Dr Danie Schneider
Obstetrician and Gynaecologist, Somerset West

Epidural and spinal in labour

Are there adverse consequences of pain in labour?

The pain of labour can have emotional, as well as physiological effects. These changes can have an impact on both the mother’s body and her baby.

Research has shown that unrelieved pain during labour is a risk factor for postpartum depression.

We know that hyperventilation accompanies labour pain. The resulting changes in the mother’s oxygen delivery system are usually well tolerated in healthy moms with a healthy baby, but can have a negative effect in pregnancies were the mother or baby are under stress due to underlying conditions that compromise oxygen delivery.

Animal studies have shown that stress and pain can lower oxygen supply to a fetus. These changes can have a negative effect in pregnancies were there are other conditions that compromise oxygen supply.

What factors influence the pain experienced during labour?

It is important to understand that your unique emotional, cultural, cognitive and social circumstances influence the way you experience pain. We know that the pain of labour and delivery varies between women and experience has also shown that each labour of a woman can be quite different. Sometimes the baby can lie in an abnormal position, eg oksipito-posterior and this is known to be associated with more intense pain.

Experience has shown that many women rate the pain of labour as very severe. Research has however shown that the intensity of the pain in labour is not the most important factor in determining your childbirth experience. A sense of personal control over the decisions taken in labour, however, directly correlate with the maternal satisfaction. Rational decision -making can be difficult during times of emotional stress and this can negatively impact on the birth experience.

It is therefore important that you are involved in the decision-making process throughout labour. We will discuss the different pain relief techniques in detail during antenatal consultation and your questions will be answered. This will give you time to carefully contemplate your options before labour starts. It is important to involve your birth partner as well.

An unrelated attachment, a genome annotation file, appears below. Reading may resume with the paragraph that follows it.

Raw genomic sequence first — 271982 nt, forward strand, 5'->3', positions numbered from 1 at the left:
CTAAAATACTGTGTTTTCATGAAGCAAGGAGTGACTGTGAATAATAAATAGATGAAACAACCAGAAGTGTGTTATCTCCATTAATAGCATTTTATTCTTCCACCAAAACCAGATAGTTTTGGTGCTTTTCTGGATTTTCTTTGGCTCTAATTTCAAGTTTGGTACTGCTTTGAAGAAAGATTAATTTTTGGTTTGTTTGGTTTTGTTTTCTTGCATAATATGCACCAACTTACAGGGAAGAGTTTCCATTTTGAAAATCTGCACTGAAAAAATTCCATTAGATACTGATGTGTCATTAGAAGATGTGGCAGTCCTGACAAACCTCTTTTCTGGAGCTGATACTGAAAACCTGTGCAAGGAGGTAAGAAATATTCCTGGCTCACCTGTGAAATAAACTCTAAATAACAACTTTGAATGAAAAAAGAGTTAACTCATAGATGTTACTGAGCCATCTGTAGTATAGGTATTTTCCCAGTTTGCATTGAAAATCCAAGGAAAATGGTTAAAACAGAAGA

What are advantages of an epidural in labour?

An epidural can reverse the additional potential negative effects that hyperventilation in response to pain can have on a high risk pregnancy. In mothers with certain heart problems or raised blood pressure, this can be very advantageous for mother and baby.

An epidural results in decreased concentrations of stress hormones that can be beneficial for mothers with heart problems and pre-eclampsia. By providing adequate analgesia the blood flow to the uterus and placenta can be improved.

By providing adequate pain relief the epidural can decrease the incidence of postpartum depression by reducing pain and anxiety.

It can be very wise to have an epidural early on in high risk labours e.g. twins, previous post-partum bleeding, pre-eclampsia, etc. The goal of an early epidural in this setting is to reduce the need for a general anaesthesia for an unplanned, but likely high risk caesarean section.


How is an epidural done?

An epidural block is a sterile procedure done by a qualified specialist anaesthetist. The procedure will be discussed with you by the doctor before commencing the process. Informed consent will be taken by the doctor. A regular intravenous drip is inserted to enable you to get extra fluid into your body before the procedure. Firstly the skin is infiltrated with a small amount of local anaesthetic, so that you should not feel the epidural.  Then a thin tube, called a catheter, is placed under the skin of your back to reach a safe level outside of your spinal column. The anaesthetist does continuous checks during this phase to enable safe placement of the epidural. It is important to sit still during this phase. Note that the anaesthetist and supporting midwife will sympathetically guide you through this process all the way.

The doctor will then inject medicine into the catheter and this numbs the nerves in your spine to block the sensation over your abdomen. The aim is to take the edge off the pain and NOT to paralyse you. Many women are still aware of the contractions, but cannot feel the actual pain. The catheter is safely secured and stays in for the rest of your labour.


What happens after the epidural is done?

Your blood pressure, as well as the strength of your epidural block sensation, is monitored throughout labour. Your baby’s heart rate will be monitored continuously. A soft catheter will be inserted to drain your bladder until the epidural is stopped.